Plague Medication Approved by the FDA
(June 7, 2012) At the end of May, the U.S. Food and Drug Administration (FDA) approved a drug to treat patients with plague, a rare and potentially life-threatening bacterial infection.
In addition, Levaquin (levofloxacin) was also approved to reduce the risk of getting plague after exposure to a bacterium, which causes the disease, known as Yersinia pestis.
Although plague is extremely rare in most parts of the world (only 1,000 to 2,000 cases per year), and is primarily an animal disease, plague may be spread to humans from an infected flea, contact with infected animals, or laboratory exposure.
The three most common forms of plague are bubonic plague (infection of the lymph nodes), pneumonic plague (infection of the lungs), and septicemic plague (infection of the blood).
The Director of the Office of Antimicrobial Products in the FDA’s Center for Drug Evaluation and Research, Edward Cox, M.D., M.P.H., said that this “approval broadens the available therapeutic treatments for plague. It also further demonstrates the usefulness of animal model studies to collect needed efficacy data in cases where human trials are not ethical or feasible.”
The agency approved Levaquin under the Animal Efficacy Rule, which allows research on animals in cases where it is not feasible or ethical to conduct trials in humans, so long as the studies are adequate and well-controlled.
The study was conducted on African green monkeys infected with the plague bacterium in a lab setting. Animals were randomly selected to receive a 10-day regimen of Levaquin or placebo within six hours of the onset of fever after being infected. 94 percent of the 17 monkeys (roughly 16) treated with Levaquin survived, but none of the seven monkeys treated with the placebo survived.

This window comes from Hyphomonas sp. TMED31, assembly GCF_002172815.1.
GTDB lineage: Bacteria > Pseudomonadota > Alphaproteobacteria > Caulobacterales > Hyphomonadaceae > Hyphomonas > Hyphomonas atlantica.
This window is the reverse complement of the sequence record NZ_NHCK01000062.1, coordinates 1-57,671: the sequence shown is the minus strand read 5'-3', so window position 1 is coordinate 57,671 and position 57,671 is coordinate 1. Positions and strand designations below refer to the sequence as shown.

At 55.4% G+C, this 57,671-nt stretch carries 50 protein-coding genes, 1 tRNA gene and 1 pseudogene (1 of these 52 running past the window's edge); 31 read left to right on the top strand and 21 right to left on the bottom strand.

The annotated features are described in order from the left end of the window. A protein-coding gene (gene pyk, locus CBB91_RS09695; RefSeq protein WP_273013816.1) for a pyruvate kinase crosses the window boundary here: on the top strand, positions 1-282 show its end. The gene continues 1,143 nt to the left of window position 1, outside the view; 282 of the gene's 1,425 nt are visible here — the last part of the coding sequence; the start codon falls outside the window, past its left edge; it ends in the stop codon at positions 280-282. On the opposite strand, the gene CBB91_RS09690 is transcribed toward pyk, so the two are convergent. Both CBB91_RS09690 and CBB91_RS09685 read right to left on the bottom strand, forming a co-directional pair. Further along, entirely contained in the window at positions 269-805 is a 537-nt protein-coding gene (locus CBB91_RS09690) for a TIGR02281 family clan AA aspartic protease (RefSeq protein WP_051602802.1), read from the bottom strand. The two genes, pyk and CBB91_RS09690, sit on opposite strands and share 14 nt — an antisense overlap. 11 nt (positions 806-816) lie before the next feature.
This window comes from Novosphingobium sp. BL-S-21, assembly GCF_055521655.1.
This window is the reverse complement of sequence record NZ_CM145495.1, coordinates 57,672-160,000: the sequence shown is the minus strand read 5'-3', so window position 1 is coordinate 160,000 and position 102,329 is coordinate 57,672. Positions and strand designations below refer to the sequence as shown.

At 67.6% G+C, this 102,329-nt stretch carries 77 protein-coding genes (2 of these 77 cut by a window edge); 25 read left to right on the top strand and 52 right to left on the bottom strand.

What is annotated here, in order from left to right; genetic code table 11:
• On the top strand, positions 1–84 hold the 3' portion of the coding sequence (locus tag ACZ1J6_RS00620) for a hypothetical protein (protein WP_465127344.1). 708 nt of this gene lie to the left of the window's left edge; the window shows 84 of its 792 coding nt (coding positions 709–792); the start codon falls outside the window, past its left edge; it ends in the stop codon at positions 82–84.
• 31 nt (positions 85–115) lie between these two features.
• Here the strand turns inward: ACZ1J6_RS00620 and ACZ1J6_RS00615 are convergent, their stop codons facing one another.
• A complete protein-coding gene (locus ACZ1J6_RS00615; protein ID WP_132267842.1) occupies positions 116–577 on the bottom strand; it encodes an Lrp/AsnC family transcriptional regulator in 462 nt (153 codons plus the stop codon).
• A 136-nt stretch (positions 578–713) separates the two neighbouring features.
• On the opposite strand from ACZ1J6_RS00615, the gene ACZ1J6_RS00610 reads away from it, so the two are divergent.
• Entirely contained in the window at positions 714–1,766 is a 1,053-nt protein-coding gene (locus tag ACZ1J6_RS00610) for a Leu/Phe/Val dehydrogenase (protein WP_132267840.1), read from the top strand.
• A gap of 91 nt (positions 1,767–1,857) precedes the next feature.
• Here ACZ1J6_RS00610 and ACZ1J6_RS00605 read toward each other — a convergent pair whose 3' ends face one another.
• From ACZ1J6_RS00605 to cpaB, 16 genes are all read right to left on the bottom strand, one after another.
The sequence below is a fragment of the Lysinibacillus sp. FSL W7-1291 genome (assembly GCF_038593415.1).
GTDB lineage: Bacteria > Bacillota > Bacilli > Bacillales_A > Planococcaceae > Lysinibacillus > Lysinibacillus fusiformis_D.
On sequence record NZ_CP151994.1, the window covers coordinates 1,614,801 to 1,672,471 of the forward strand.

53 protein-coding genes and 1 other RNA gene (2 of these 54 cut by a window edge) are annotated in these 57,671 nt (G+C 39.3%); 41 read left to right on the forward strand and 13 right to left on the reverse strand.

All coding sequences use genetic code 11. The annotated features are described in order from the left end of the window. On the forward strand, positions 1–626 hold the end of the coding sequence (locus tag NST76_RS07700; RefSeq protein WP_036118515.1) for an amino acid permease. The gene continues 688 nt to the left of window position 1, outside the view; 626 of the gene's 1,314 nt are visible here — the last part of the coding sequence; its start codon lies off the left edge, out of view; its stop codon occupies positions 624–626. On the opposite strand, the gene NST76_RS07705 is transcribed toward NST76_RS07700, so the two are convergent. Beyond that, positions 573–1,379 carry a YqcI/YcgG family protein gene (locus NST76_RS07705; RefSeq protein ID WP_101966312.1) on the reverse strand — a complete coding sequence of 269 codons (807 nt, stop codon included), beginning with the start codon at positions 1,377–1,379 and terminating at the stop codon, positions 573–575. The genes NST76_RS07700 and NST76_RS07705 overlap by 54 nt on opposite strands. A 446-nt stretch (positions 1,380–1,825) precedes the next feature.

Common side effects of Levaquin, reported in more than three percent of patients, were nausea, headache, diarrhea, insomnia, constipation, and dizziness. In addition, such rare but serious side effects include tendinitis and tendon rupture, worsening of muscle weakness in people with the neuromuscular disorder myasthenia gravis, allergic reactions, liver damage, abnormalities of the blood, effects on the nervous system, and abnormal heart rhythm.
As always, when dealing with these FDA-approved drugs, is to determine if taking this medicine is worth it in your situation, and decide if the risks in not taking the medication outweigh the benefits that the medication provides. Since plague is a very serious, potentially deadly condition, it would almost always seem that taking Levaquin outweighs any risk of its side effects.
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